Home Family Services Hurt? Don’t Hate.

Hurt? Don’t Hate.

Hurt? Don’t Hate.

In 2006, Charles Roberts entered the one-room schoolhouse of a Pennsylvania Amish community, took a dozen girls hostage, then shot ten of them, killing five before taking his own life.

Something profound happened days after the shooting. At the funeral of one of the murdered children, the grandfather spoke and encouraged the congregation to be merciful. “Instead of choosing hate,” he said, “forgive.”

And they did.

Despite their grief, they responded with grace to the tragedy. Several families from the Amish community went so far as to visit the gunman’s widow, to pray with her, and to offer her love and comfort instead of judgment.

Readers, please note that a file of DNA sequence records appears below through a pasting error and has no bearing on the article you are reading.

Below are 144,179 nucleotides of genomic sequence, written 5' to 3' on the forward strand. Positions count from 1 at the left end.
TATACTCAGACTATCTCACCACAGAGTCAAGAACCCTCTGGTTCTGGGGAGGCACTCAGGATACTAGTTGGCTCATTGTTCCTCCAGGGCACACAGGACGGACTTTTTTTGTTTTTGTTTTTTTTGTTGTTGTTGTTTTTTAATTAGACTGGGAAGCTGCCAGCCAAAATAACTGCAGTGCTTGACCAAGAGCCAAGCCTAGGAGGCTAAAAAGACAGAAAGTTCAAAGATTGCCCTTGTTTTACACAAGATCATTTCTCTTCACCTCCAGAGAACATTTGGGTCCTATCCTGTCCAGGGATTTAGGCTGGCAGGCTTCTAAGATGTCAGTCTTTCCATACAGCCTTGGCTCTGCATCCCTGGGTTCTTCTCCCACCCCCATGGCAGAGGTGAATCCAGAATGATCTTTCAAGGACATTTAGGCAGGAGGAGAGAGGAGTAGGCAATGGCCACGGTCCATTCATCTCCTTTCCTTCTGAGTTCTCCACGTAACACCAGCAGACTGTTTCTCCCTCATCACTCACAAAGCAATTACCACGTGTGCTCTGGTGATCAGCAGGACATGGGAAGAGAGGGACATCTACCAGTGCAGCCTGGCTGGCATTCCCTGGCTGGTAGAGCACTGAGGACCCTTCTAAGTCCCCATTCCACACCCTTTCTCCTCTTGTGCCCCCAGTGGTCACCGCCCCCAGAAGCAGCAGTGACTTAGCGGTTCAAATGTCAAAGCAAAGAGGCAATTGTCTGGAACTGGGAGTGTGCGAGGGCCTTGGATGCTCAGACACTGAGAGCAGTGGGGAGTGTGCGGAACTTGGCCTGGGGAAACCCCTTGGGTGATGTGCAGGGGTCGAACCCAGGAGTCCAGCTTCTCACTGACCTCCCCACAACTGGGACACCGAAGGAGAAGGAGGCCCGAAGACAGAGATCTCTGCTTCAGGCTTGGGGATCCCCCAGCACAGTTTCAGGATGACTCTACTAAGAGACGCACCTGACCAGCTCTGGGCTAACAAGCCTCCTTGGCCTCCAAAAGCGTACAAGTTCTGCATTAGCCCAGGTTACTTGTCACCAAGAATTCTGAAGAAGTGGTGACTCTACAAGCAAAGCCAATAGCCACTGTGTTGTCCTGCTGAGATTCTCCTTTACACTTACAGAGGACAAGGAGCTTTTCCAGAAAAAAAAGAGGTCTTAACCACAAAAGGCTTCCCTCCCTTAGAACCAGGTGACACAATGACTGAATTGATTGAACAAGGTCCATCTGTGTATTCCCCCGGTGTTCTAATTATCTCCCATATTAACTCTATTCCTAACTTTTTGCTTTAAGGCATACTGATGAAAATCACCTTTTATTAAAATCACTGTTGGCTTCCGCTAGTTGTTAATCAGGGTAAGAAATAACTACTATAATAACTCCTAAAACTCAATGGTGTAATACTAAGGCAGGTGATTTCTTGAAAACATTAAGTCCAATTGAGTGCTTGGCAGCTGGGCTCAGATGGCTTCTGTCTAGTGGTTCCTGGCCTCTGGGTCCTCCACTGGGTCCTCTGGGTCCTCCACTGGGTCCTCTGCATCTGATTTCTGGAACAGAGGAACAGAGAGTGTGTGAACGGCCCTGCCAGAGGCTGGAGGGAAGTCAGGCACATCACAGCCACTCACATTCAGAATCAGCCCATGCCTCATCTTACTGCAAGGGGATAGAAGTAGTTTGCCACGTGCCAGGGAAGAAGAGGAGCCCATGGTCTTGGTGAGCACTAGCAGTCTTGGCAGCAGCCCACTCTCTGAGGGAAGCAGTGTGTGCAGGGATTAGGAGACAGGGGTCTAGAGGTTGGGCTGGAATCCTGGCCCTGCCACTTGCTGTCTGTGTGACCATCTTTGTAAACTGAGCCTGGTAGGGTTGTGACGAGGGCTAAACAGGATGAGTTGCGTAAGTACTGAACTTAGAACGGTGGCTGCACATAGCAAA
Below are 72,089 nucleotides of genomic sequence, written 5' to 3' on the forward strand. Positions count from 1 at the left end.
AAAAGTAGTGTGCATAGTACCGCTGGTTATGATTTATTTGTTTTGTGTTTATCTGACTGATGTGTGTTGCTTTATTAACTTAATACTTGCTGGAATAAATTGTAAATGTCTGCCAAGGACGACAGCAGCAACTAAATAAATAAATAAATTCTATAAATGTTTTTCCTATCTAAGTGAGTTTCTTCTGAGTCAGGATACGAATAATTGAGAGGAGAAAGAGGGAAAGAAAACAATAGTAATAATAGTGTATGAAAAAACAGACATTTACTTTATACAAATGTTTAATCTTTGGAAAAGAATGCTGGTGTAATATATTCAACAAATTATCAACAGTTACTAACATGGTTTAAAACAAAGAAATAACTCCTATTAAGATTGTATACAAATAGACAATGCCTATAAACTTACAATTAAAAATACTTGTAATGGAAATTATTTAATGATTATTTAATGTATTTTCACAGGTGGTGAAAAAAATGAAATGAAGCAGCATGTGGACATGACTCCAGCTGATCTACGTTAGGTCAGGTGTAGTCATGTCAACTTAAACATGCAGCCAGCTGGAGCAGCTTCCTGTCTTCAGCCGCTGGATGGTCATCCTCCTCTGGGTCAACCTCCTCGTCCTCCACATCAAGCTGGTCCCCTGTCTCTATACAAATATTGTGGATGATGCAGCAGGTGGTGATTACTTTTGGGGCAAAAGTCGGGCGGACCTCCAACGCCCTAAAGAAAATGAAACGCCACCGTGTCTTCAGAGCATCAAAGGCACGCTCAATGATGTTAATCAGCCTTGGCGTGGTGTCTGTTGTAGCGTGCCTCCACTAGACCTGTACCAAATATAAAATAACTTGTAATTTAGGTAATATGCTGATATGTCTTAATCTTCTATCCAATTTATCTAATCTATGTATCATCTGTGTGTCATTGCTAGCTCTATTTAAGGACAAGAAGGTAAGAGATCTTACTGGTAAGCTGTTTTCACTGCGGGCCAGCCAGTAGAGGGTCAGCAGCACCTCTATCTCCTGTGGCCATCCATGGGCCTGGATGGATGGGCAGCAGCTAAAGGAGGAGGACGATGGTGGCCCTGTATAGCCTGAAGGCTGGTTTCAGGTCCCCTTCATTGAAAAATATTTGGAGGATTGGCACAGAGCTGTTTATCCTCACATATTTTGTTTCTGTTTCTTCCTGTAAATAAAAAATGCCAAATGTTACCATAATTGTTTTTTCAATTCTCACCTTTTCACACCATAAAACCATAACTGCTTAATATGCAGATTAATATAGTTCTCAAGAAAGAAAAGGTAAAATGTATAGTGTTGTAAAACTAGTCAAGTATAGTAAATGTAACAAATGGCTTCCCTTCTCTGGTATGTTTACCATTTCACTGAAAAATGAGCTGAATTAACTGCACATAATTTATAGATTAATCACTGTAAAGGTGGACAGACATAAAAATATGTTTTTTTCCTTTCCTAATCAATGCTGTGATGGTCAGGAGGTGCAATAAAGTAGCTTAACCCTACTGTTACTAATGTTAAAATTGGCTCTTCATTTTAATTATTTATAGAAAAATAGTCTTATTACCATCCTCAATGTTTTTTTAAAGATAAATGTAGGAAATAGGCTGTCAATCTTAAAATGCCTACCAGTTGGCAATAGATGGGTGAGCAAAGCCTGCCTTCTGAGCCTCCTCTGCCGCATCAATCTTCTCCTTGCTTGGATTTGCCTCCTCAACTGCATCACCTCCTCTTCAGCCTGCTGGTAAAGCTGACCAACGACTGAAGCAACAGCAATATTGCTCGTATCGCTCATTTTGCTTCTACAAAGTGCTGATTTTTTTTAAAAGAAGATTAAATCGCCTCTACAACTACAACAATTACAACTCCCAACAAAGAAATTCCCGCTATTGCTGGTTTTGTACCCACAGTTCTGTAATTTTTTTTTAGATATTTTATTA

It is natural to want to hurt someone who has hurt us. The satisfaction of revenge is only temporary. Negative consequences can last a lifetime. Resentment, bitterness and anger make our pain worse. Resentment and bitterness keep us in pain, instead of releasing us.

Forgiveness isn’t easy – or fair. No amount of forgiveness can erase a tragic event. The hurt that you and I suffer is wrong, and we don’t have to pretend otherwise. We must forgive ourselves if we are to move on.

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